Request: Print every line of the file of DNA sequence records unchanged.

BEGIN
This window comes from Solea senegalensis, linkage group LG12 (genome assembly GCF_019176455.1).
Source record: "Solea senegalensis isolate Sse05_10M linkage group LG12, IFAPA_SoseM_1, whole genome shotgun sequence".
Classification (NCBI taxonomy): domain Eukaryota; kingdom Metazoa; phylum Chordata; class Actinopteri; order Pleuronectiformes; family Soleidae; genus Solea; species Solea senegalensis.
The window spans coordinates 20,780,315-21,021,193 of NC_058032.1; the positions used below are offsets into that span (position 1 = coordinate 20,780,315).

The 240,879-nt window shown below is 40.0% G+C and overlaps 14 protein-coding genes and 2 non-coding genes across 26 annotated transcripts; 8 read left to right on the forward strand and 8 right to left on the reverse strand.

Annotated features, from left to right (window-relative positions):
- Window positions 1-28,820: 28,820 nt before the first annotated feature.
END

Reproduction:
This window comes from Solea senegalensis, linkage group LG12 (genome assembly GCF_019176455.1).
Source record: "Solea senegalensis isolate Sse05_10M linkage group LG12, IFAPA_SoseM_1, whole genome shotgun sequence".
Classification (NCBI taxonomy): domain Eukaryota; kingdom Metazoa; phylum Chordata; class Actinopteri; order Pleuronectiformes; family Soleidae; genus Solea; species Solea senegalensis.
The window spans coordinates 20,780,315-21,021,193 of NC_058032.1; the positions used below are offsets into that span (position 1 = coordinate 20,780,315).

The 240,879-nt window shown below is 40.0% G+C and overlaps 14 protein-coding genes and 2 non-coding genes across 26 annotated transcripts; 8 read left to right on the forward strand and 8 right to left on the reverse strand.

Annotated features, from left to right (window-relative positions):
- Window positions 1-28,820: 28,820 nt before the first annotated feature.